Connecticut’s governor has recently signed two bills into law that pertain to the construction industry.
Public Act No. 16-35
According to Public Act No. 16-35, (Effective January 1, 2017), restoration and remediation work will fall within the definition of a “home improvement” pursuant to Conn. Gen. Stat. § 20-419. As a result, water, fire, and storm restoration and mold remediation contractors will have to register as Home Improvement Contractors and have contracts that meet all the requirements of the Home Improvement Act. As more fully explained in my other posts, the Home Improvement Act is an onerous piece of legislation that may bar a contractor’s right to recover the monies it is due simply because there is a technical defect in its contract. The Home Improvement Act is overly burdensome because it does not stop at invalidating the subject contract. If violated, all forms of recovery in law and in equity are prohibited. A contractor subject to the Home Improvement Act cannot even successfully file a mechanic’s lien if its contract does not have a required provision.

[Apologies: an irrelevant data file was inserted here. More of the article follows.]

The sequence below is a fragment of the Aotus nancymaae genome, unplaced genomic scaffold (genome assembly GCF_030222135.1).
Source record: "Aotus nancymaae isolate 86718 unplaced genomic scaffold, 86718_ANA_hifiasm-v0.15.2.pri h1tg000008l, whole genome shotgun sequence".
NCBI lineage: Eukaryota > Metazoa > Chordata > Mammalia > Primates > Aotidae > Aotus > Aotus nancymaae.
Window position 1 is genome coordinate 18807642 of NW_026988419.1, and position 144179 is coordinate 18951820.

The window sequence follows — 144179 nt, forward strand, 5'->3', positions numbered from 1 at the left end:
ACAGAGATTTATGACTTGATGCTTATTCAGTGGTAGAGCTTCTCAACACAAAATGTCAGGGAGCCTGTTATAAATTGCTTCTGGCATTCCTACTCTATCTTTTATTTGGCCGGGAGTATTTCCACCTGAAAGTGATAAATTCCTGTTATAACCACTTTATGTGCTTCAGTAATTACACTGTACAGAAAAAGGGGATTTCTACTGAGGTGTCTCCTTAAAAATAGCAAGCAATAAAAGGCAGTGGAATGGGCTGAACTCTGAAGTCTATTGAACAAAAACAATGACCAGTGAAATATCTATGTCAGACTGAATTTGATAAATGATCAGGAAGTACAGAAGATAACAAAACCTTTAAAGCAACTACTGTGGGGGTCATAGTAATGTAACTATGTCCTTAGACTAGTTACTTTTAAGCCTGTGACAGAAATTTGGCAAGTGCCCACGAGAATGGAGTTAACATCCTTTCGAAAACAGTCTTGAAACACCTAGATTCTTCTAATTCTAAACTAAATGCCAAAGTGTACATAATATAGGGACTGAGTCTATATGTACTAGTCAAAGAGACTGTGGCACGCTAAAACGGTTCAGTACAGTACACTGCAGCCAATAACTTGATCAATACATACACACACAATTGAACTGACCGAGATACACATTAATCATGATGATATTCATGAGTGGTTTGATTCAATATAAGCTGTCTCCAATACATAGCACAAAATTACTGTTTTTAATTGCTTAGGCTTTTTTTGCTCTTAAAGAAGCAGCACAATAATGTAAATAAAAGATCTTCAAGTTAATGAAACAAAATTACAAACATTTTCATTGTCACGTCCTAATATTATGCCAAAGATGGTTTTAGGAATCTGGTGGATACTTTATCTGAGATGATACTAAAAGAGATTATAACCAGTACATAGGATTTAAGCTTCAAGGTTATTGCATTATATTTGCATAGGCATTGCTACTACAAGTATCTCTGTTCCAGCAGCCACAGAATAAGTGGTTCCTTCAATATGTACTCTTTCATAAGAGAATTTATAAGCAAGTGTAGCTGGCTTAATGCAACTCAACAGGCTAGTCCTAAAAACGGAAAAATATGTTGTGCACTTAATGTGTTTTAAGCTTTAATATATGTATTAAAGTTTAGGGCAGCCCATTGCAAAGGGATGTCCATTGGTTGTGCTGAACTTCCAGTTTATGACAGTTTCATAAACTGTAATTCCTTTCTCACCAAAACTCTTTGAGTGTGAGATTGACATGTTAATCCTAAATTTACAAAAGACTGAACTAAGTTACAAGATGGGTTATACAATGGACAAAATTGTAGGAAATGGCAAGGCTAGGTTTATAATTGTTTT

Notwithstanding the foregoing, Public Act No. 16-35 does take into account the fact that restoration and/or remediation work is often performed on an emergency basis.